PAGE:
The Florida House of Representatives approved an unemployment compensation bill that would shorten the number of weeks benefits are available and tighten eligibility for benefits, among other changes.

The bill’s sponsor, Doug Holder, R-Sarasota, said it will allow the state to replenish its unemployment trust fund, which owes the federal government some $2 billion after being depleted by the recession, while minimizing increases in the levies on businesses that pay for the fund.

State Rep. Jeff Clemens, D-Lake Worth, was among the Democrats doubting the bill’s job-creation potential. He said it would  save the average business, which has nine employees, $162 per year.

“I don’t know any of us that are going to hire anybody for $162 a year,” he said.

That may be true, Holder said, but the savings will be “much more substantial for larger companies.”

State Rep. Alan Williams, D-Tallahassee, summed up the Democrats’ theme: They want to be pro-business, but also pro-people. Opponents of the measure have argued that unemployment compensation is intended to help businesses by helping to maintain the spending power of customers who lose their jobs, an argument the bill’s business backers have rejected.

Holder said that being pro-business means keeping costs low, which gives them more money to hire. He also said the bill should not be seen in isolation, but as the first step in a multi-pronged effort to “send a message to business community” that Florida hears its concerns. Over time, that will help create jobs and fuel economic recovery.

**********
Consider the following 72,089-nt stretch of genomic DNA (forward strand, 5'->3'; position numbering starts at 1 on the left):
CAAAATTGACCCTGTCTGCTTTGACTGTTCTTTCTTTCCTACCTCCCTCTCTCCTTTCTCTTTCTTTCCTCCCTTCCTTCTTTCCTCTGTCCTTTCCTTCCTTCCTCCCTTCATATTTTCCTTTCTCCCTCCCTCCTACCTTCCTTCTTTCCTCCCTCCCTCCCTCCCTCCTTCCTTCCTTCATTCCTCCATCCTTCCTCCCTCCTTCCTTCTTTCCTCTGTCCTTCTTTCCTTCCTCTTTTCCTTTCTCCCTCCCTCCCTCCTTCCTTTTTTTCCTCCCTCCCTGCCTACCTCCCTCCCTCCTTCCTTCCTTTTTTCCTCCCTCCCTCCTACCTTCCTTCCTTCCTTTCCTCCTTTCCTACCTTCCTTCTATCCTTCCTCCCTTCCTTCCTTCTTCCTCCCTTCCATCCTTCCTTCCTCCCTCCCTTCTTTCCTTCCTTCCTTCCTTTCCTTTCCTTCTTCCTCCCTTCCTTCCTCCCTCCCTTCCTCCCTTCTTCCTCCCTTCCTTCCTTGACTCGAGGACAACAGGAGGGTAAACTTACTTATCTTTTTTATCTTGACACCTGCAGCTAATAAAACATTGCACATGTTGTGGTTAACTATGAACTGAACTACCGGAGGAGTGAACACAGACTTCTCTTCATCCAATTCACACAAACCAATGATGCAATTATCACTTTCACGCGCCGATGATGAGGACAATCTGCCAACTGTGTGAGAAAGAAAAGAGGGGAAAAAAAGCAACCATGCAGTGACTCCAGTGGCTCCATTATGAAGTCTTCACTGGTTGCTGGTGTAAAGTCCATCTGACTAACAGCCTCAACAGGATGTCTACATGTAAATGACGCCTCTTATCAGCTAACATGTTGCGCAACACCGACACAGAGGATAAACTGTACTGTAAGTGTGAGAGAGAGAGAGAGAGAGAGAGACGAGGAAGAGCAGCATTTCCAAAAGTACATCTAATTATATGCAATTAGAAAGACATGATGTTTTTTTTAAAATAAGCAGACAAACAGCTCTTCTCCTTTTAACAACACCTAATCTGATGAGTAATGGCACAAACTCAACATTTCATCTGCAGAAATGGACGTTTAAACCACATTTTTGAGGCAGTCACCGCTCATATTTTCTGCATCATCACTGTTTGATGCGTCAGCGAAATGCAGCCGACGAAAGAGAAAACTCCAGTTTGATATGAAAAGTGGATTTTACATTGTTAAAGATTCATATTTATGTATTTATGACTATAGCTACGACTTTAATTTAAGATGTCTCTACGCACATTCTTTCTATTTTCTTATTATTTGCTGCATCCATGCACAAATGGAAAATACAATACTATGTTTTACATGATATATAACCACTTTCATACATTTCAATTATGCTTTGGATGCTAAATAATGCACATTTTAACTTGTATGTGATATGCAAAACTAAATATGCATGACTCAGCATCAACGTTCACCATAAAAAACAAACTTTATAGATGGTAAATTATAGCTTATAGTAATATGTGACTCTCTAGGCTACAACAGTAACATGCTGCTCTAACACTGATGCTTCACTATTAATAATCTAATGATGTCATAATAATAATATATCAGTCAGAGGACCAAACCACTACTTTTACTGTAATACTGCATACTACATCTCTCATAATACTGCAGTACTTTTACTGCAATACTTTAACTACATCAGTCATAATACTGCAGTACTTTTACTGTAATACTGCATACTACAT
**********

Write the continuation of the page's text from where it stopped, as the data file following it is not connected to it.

Speaker Dean Cannon, R-Winter Park, said in a statement released just after the vote that the House “responded to the needs of Florida’s job creators – our business community” by easing “the looming tax increases in the short term, while at the same time making needed adjustments to promote the long-term stability of the program.”

He encouraged the Senate to do the same, saying “swift action to head off this tax increase is essential.”

The Senate is working on a similar measure with a key difference: That bill does not shorten the number of weeks for which benefits are available.

Holder said he felt reducing the number of weeks is a priority because it would help reduce the strain of the unemployment fund. He added that he was confident he could find a way to reconcile his bill with state Sen. Nancy Detert’s. After all, he is one of her constituents.

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